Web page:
“The leases did not specify by how much the ground rent should increase by on the fiftieth, one hundredth and one hundred and fiftieth year rent review periods.”
The lease would probably require the ground rent review to a modern-day ground rent
The calculation would be per the 1967 Act. The land value would be around 35% of the value of the property. With a property value of £80,000, the land value would be approximately £28,000, and a rent pitched at 4% of that sum would, of course, give £1,100
It is probably the failure of the solicitor acting for the purchaser to draw this review clause to their purchaser’s attention that is the root of the problem here. But it would only be a problem if the price paid for the property failed to reflect the ground rent review provisions.
Again and again I make the point, the root of the problem with ground rent terms could so easily be rectified if the Net Present Value of the rent was shown next to the premium. Such a value would enable a purchaser to ensure that their offer takes the ground rent into account.
The Conservatives have said they will apply zero ground rent to new leases (still waiting). Getting rid of parasitical ground rent investors from existing homes is another matter. £1000+ ground rent on homes valued at £80,000 makes them effectively worthless as unable to get a mortgage on them.
A tribunal ruled that the ground rents were appropriate at £115 pa. As the figure was settled at tribunal, that that figure was reasoned argument being the Coppen (Estates) Limited could not confirm the name of the professional who set the original valuation.
Tribunals and courts are always happy to enforce the T&C`s of leasehold contracts where it benefits the freeholder, but as shown in many previous cases, any part of the lease which is poorly drafted, the onus falls upon the freeholder being the “professional” party drafting the lease. Even in cases where the lease has terms which are clear, they often can be ruled as unfair terms.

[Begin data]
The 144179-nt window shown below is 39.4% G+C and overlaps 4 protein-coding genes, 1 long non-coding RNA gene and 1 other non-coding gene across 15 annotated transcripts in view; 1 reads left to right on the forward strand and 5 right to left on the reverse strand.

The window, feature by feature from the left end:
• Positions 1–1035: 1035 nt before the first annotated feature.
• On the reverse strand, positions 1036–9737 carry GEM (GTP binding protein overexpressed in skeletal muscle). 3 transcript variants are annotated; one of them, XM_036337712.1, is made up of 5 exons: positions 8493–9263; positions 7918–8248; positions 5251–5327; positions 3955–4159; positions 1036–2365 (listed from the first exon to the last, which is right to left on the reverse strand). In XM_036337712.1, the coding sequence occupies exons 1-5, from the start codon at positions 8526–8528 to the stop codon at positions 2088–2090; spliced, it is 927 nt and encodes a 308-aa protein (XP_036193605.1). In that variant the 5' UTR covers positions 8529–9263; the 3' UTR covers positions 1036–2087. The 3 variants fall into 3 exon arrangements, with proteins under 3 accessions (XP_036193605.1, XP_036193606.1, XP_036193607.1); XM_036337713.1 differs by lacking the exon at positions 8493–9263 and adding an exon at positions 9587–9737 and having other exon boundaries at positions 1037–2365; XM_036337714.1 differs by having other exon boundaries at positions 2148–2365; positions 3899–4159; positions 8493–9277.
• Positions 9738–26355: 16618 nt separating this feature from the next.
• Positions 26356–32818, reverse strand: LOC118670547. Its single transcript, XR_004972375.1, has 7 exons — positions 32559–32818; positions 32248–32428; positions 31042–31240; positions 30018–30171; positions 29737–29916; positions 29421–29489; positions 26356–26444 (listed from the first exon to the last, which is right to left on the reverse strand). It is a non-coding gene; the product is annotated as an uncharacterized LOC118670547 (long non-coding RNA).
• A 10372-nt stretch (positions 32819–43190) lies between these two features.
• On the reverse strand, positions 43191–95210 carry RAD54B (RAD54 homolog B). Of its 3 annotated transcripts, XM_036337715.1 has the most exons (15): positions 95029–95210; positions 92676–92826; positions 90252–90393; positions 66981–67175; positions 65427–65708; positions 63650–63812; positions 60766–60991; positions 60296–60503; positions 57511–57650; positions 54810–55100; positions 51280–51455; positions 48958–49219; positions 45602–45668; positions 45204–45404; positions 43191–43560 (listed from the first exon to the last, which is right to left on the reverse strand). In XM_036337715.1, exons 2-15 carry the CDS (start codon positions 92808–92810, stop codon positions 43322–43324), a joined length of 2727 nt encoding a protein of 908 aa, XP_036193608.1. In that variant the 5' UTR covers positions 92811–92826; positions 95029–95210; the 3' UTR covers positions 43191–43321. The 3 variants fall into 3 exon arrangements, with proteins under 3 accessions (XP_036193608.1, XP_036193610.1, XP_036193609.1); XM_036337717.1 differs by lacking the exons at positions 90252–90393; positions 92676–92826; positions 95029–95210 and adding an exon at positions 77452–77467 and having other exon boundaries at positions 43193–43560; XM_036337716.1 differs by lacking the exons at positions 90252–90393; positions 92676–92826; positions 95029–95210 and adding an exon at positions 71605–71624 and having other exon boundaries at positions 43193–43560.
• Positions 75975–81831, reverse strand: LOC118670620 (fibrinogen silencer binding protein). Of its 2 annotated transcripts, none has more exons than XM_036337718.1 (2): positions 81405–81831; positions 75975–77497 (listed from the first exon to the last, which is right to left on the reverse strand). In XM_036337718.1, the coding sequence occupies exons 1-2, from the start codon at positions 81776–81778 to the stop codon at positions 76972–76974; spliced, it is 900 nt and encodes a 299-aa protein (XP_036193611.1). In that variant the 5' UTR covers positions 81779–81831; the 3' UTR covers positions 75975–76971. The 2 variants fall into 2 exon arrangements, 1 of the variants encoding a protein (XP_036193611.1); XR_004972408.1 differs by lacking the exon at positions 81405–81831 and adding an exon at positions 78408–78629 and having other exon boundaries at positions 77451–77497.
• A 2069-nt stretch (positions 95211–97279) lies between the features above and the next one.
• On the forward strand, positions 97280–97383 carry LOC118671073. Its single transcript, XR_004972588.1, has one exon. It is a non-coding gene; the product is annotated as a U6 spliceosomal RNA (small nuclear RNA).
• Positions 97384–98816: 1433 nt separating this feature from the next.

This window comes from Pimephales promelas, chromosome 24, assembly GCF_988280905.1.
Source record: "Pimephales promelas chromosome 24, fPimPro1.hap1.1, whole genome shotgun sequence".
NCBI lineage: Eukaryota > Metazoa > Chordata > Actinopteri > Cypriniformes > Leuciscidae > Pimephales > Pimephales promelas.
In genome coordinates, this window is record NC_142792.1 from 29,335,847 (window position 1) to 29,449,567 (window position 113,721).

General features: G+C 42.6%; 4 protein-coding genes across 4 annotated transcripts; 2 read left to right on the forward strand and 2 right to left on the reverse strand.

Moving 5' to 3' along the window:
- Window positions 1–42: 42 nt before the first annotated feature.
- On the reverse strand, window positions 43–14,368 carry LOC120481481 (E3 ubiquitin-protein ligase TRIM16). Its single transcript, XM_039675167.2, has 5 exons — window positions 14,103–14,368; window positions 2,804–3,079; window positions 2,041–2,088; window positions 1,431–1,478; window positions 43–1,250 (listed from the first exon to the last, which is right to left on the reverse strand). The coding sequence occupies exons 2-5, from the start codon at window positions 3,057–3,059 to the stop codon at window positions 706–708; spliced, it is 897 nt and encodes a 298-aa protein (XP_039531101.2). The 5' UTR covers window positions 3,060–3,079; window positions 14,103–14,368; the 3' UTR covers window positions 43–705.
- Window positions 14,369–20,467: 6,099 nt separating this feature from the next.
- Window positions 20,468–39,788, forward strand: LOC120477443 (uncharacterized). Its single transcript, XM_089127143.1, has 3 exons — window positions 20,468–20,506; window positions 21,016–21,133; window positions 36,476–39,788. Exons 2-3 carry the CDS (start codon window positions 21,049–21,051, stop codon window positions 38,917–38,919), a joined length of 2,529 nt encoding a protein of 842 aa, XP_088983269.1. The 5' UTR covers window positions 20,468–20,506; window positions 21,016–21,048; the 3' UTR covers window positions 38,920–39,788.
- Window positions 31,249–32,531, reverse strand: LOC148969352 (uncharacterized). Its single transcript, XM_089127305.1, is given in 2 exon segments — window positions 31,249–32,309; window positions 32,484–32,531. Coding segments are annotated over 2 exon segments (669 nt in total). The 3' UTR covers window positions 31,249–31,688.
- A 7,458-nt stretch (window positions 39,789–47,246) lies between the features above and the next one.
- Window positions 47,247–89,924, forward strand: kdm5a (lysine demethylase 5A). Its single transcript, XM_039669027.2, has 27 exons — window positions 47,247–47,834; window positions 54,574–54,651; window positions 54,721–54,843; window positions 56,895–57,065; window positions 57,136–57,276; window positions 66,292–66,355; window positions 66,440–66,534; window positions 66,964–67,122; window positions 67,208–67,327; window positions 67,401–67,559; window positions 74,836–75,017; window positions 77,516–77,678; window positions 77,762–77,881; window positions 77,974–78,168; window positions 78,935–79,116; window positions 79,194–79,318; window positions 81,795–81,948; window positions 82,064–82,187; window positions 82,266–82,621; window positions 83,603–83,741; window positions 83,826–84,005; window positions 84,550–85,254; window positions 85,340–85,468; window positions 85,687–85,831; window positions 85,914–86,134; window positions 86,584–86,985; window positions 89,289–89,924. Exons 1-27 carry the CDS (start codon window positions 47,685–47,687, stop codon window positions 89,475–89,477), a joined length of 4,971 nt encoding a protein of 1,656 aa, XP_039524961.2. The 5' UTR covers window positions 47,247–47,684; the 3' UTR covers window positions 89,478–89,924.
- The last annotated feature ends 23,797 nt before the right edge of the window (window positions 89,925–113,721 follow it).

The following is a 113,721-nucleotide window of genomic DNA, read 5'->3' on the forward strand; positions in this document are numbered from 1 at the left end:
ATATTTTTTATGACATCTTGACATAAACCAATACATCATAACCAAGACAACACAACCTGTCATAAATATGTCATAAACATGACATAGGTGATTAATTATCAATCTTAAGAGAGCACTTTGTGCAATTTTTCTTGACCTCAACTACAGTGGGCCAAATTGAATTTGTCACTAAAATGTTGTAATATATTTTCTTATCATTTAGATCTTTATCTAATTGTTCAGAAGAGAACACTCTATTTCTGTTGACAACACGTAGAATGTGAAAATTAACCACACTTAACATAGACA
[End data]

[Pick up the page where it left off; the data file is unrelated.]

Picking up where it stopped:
If it is true that the lease does not include any ground rent review periods then this must be the intent from the outset. The current freeholder did not make a sensible business decision. Their loss. Would the leaseholders bought the leases if the knew the GR increase would be 24,000% in just a few year time? Probably not.
How anybody can ague that ground rents values of £24,00 or even £1,100 on properties worth only £80,000 must be sick in the head. Seems that again the freeholder is using a bias of the law to monetise its tenants. Shameful.
There appears to be no dispute that these leases have a review provision.
Very sensibly to save on costs there has been a joint arbitrator appointed to calculate the figure – he has calculated a figure of £1100 and as he is an expert in his field it reasonable to assume that it is most likely correctly calculated – whilst differing assumptions on yield may be held and in the value of the land the house stands on The figure the new rent could be argued around will fluctuate around that a figure of £1100 within a range of a few hundred pounds – it will not be anywhere near £115
The current freeholders are only seeking to gather in the rent as required under the lease/ 1967 Act – they have agreed to the appointment of a single joint expert – that hardly the behaviour of a mafia type group which the sensational headline paints them to be
The lessees were not given proper legal advice on purchase and it is against the solicitors to whom redress should be sought .
Why should the current freeholder lose out because of negligence of the solicitor who acted for the lessee on purchase – the freeholders have of course no right of action against them
Existing ground rents should be capped at max of £250 per year or 0.1% of property value whichever least
While the conservative government are in power this leasehold scandal will never be sorted as their mates hold the freehold
We live in a McCarthy and stone retirement apartments.
The 23 year clause tripped in this year INCREASING from £350 to £656. For the ground rent
The ground floor pays it,the first floor pays it and the second floor also Pays it.
For 38 apartments the yearly sum is nearly £26000.
Pension rises have no way increased to match the huge rise in ground rent and service
Our service charges have increased 33% in four years.
The increase in your ground rent over the 23 years is around 87.5% and is in line with the RPI – The RPI in June 1997 stood at 157.5 and June 2020 is very close to 292.2 – an increase of 85.5%
The basic state pension in 1997 was £62.45 and today it is £175.20 an increase of 180.5%
Therefore, the ground rent has risen by less than the state pension over that 23 year period
Money Grubbing at its very worst.
The person commenting on McCarthy Stone should look into going for RTM and get rid of McCarthy Stone…saving lots of money on service charges